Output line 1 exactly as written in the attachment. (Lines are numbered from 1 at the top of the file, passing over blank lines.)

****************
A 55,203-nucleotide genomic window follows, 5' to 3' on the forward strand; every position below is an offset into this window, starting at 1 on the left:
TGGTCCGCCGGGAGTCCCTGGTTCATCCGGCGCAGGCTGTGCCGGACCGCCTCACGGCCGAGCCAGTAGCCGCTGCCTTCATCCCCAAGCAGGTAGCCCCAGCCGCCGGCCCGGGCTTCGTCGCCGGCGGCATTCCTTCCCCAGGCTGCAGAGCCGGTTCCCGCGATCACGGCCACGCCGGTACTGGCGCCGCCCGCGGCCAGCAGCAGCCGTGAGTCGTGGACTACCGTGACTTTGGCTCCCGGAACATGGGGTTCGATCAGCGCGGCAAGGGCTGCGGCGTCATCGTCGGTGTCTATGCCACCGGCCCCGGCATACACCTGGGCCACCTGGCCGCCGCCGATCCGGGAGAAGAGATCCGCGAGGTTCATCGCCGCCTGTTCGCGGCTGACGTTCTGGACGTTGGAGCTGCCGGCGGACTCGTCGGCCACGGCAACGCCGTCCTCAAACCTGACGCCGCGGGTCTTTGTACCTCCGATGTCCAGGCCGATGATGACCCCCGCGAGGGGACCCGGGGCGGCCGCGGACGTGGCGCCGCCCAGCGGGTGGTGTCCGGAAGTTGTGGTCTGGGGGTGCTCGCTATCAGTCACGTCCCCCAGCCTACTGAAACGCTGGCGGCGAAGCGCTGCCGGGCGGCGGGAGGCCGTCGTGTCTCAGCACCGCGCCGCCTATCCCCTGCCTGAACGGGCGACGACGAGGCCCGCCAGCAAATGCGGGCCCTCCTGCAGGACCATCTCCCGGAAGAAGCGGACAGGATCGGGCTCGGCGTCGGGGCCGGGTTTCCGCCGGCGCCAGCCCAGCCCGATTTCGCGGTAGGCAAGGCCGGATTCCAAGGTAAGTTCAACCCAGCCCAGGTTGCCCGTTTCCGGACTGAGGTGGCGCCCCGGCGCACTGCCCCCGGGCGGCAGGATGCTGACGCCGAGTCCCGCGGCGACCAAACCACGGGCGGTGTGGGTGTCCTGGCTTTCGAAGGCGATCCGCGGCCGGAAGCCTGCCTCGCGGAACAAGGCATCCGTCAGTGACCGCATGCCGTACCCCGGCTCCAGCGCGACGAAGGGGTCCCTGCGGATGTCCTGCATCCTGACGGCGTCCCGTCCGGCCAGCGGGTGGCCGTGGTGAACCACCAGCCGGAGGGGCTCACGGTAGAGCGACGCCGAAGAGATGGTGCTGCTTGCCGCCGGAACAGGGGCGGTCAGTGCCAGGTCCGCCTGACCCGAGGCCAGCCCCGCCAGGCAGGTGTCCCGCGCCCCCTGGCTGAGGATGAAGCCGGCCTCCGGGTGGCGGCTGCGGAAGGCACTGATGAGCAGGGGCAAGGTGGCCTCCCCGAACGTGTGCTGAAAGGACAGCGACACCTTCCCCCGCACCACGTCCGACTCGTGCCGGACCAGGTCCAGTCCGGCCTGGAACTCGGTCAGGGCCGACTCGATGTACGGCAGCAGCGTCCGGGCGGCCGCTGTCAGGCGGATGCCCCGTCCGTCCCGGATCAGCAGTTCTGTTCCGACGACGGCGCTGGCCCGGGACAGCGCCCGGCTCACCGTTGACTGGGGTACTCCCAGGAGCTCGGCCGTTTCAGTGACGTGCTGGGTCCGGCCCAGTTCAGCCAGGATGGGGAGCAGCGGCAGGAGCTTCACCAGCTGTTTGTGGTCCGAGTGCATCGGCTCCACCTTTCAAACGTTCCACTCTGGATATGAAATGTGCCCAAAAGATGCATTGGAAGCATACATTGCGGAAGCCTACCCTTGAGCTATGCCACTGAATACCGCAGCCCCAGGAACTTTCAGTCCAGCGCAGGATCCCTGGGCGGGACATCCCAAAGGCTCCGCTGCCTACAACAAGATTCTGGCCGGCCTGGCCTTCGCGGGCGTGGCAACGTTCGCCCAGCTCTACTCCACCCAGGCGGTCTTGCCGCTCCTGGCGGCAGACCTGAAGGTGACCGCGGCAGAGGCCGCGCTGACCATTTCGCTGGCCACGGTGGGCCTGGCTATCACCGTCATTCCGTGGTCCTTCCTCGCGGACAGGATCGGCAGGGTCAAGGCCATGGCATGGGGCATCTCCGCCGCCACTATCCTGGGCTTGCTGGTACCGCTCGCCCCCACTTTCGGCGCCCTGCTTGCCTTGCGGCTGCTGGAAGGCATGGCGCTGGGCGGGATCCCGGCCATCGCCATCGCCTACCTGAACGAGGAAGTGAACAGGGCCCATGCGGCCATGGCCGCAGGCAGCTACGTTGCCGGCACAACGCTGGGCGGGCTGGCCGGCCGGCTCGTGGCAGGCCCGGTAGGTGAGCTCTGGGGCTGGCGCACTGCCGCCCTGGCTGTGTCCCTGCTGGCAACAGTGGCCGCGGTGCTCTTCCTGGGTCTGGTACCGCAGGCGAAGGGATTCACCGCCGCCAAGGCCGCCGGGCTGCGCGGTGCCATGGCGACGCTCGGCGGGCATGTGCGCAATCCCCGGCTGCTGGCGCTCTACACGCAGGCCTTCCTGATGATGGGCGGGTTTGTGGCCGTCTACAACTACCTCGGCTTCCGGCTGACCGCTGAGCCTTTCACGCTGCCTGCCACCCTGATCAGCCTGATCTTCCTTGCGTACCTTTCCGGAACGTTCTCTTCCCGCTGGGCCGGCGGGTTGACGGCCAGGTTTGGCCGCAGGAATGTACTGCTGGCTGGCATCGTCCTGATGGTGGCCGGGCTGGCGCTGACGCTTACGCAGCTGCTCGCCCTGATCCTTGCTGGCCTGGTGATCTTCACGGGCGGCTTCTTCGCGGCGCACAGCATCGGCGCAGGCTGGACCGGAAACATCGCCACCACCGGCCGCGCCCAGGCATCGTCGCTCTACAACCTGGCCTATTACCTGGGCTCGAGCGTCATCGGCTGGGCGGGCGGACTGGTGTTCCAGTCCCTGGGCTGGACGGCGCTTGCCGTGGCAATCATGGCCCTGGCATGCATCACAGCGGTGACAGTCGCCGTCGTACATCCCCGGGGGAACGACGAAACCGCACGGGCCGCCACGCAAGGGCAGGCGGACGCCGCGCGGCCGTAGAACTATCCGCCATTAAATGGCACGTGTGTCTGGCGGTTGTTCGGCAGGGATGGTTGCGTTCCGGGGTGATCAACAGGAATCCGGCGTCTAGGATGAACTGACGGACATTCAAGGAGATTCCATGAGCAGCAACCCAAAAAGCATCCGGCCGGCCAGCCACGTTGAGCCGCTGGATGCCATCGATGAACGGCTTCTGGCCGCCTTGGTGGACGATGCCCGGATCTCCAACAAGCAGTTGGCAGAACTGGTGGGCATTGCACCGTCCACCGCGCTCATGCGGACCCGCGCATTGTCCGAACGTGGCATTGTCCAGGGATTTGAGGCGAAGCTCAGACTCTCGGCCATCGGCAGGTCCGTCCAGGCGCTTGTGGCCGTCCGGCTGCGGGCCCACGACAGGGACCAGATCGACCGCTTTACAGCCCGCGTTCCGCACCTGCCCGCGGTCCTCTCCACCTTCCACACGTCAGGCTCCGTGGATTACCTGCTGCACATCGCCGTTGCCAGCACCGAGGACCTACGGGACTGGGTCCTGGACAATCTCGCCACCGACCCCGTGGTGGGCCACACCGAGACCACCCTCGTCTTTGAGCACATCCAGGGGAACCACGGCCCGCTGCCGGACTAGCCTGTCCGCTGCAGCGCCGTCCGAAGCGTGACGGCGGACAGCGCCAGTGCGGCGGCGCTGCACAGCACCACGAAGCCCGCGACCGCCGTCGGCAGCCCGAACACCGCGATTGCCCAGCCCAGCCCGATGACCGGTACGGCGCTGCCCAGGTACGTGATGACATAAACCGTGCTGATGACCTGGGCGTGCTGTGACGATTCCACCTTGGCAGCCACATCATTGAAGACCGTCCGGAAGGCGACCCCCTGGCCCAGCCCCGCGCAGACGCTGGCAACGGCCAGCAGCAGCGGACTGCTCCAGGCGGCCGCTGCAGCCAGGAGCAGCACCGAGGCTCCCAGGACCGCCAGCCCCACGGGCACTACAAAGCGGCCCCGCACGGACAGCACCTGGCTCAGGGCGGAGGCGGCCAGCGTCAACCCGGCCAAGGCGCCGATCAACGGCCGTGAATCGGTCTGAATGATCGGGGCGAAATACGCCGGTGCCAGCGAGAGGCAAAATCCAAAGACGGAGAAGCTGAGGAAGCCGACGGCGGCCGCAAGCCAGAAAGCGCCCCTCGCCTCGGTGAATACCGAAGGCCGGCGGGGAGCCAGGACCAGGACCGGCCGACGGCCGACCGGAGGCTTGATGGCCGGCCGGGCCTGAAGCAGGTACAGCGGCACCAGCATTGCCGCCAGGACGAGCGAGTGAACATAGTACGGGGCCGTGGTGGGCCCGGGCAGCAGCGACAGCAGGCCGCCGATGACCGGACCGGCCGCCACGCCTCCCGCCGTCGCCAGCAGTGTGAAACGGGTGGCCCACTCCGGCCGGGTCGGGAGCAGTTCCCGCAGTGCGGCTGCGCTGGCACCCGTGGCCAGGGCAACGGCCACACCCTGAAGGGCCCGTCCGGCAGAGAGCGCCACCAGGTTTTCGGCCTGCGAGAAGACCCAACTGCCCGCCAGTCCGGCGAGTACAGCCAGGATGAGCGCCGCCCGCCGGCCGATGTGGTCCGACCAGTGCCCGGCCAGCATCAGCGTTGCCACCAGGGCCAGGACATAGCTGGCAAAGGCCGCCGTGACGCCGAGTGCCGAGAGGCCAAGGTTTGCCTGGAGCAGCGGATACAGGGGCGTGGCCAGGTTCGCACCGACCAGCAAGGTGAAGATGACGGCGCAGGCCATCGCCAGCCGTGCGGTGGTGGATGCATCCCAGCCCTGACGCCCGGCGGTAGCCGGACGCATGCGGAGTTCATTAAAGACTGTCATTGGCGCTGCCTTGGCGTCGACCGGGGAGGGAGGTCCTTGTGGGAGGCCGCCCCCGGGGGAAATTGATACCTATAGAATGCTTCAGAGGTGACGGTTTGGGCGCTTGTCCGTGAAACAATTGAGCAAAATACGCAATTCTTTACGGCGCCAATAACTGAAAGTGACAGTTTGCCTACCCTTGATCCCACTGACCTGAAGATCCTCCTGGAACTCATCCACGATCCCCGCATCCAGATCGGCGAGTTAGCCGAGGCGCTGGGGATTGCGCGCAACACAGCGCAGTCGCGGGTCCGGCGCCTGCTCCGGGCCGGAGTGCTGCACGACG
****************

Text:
A 55,203-nucleotide genomic window follows, 5' to 3' on the forward strand; every position below is an offset into this window, starting at 1 on the left: